Also, since the total fuel injection amount is relatively high in initial continuous main injection, the penetration force of the fuel is relatively high and reaches a relatively large range of space in the combustion chamber 3 (the outer circumferential space in the cavity 13 b, which is the region indicated by α′ in FIG. 9). Note that as described above, the effect of reducing the combustion temperature using exhaust gas recirculated by the EGR apparatus is sufficiently exhibited in this portion. In this way, since fuel injected in initial continuous main injection is cooled by an autointerference cooling effect, ignition delay is promoted, and a rise in the temperature in the combustion chamber 3 is suppressed.
As a result, the majority of the combustion form of fuel injected in initial continuous main injection is premixed combustion, and oxygen is not insufficient in the combustion field, thus enabling suppressing the production of smoke. Also, suppressing the production of smoke in this way enables setting an even higher EGR rate, or in other words, a state in which smoke is not produced even if the EGR rate is set high can be obtained, thus enabling also significantly reducing the amount of NOx that is produced along with this high-volume EGR.
Also, in the injection period of initial continuous main injection as well, similarly to the above-described case of low-load operation, an encounter rate reduction operation is performed in order to reduce the encounter rate between oxygen and the fuel spray in the cylinder. Specifically, at least any one of an exhaust gas recirculation operation performed by the EGR apparatus, an intake throttle valve operation in the intake system, and an operation for reducing the in-cylinder temperature is executed as the encounter rate reduction operation. These encounter rate reduction operations have been described above, and therefore will not be described here.
Note that the encounter rate reduction operation is not limited to the examples described above, and another example is an operation for delaying the injection period of fuel injected from the injector 23. In this case, the waveforms show in FIG. 5 move to the angle of delay side, and the initial continuous main injection period and the diffusion combustion fuel injection period also move to the angle of delay side. Moving the fuel injection timing to the angle of delay side in this way enables reducing the combustion temperature in the combustion chamber 3.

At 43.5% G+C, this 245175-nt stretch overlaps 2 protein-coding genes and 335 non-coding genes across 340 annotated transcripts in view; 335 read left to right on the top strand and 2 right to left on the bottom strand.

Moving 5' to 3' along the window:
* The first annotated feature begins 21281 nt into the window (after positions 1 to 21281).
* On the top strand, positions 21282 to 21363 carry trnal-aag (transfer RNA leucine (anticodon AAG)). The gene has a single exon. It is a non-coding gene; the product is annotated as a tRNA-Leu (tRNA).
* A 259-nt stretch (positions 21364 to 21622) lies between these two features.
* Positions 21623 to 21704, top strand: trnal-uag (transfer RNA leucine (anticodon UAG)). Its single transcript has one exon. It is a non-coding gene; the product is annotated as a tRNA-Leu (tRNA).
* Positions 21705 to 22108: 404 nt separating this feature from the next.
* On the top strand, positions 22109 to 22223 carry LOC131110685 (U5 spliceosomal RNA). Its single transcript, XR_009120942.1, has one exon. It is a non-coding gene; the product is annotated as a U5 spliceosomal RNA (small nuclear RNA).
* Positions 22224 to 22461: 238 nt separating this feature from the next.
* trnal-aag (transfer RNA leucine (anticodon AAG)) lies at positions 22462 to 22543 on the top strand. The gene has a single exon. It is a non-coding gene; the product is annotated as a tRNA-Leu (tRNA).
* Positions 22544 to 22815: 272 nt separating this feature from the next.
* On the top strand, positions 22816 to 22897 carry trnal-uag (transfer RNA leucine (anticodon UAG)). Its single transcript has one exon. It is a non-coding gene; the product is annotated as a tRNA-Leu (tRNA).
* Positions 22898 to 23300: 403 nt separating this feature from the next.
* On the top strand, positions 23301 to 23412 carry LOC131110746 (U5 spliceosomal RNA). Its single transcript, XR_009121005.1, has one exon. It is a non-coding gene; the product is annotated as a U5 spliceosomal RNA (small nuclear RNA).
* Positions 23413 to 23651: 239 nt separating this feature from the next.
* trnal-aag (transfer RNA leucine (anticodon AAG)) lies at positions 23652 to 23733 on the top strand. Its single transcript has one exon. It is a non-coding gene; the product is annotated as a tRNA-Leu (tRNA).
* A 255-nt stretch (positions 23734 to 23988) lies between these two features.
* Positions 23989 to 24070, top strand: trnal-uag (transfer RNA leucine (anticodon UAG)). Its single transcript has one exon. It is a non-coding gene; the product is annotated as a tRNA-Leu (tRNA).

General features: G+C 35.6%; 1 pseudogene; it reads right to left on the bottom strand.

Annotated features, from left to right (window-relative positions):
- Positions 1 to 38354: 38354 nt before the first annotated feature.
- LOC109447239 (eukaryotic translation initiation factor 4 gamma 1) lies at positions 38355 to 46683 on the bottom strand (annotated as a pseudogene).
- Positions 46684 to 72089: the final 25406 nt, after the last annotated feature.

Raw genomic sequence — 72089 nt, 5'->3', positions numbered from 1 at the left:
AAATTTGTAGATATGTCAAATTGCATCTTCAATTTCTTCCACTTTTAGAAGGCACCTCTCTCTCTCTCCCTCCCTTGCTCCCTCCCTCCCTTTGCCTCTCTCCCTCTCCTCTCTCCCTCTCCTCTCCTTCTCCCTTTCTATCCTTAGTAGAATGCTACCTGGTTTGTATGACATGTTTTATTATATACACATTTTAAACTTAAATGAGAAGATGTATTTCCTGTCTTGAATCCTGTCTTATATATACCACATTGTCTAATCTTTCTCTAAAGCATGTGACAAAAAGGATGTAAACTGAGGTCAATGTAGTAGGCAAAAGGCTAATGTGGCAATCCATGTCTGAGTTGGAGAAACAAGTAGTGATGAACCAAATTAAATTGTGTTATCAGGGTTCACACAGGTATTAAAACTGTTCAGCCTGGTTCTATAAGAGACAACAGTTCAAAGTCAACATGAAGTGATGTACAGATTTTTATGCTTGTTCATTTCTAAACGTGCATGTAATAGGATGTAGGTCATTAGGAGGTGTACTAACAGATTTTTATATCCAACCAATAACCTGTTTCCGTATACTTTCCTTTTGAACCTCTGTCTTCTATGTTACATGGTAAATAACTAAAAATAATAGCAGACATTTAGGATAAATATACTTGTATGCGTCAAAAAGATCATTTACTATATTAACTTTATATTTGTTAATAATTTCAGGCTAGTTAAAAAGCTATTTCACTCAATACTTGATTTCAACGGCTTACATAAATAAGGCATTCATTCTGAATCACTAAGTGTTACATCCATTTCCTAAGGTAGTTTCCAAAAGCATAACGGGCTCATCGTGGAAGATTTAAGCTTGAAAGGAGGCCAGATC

In this way, since initial continuous main injection is executed while the encounter rate reduction operation is being performed, a temperature rise in the combustion chamber 3 is suppressed by a synergistic effect with the autointerference cooling effect, and it is possible to suppress the production of smoke and reduce the amount of NOx that is produced through high-volume EGR. It is also possible to reduce combustion noise.
Note that the injection amount (corresponding to the valve opening period of the injector 23) and injection period in initial continuous main injection is set through experimentation or simulation, for example.
<Diffusion Combustion Main Injection>
Fuel injection in diffusion combustion main injection during high-load operation of the engine 1 is started after premixed combustion of the fuel injected in initial continuous main injection, at a time after the in-cylinder temperature has reached the temperature at which diffusion combustion can occur (900 K). For example, injection is performed at 22° ATDC. The fuel injected in diffusion combustion main injection then undergoes diffusion combustion in which combustion gradually progresses immediately after injection.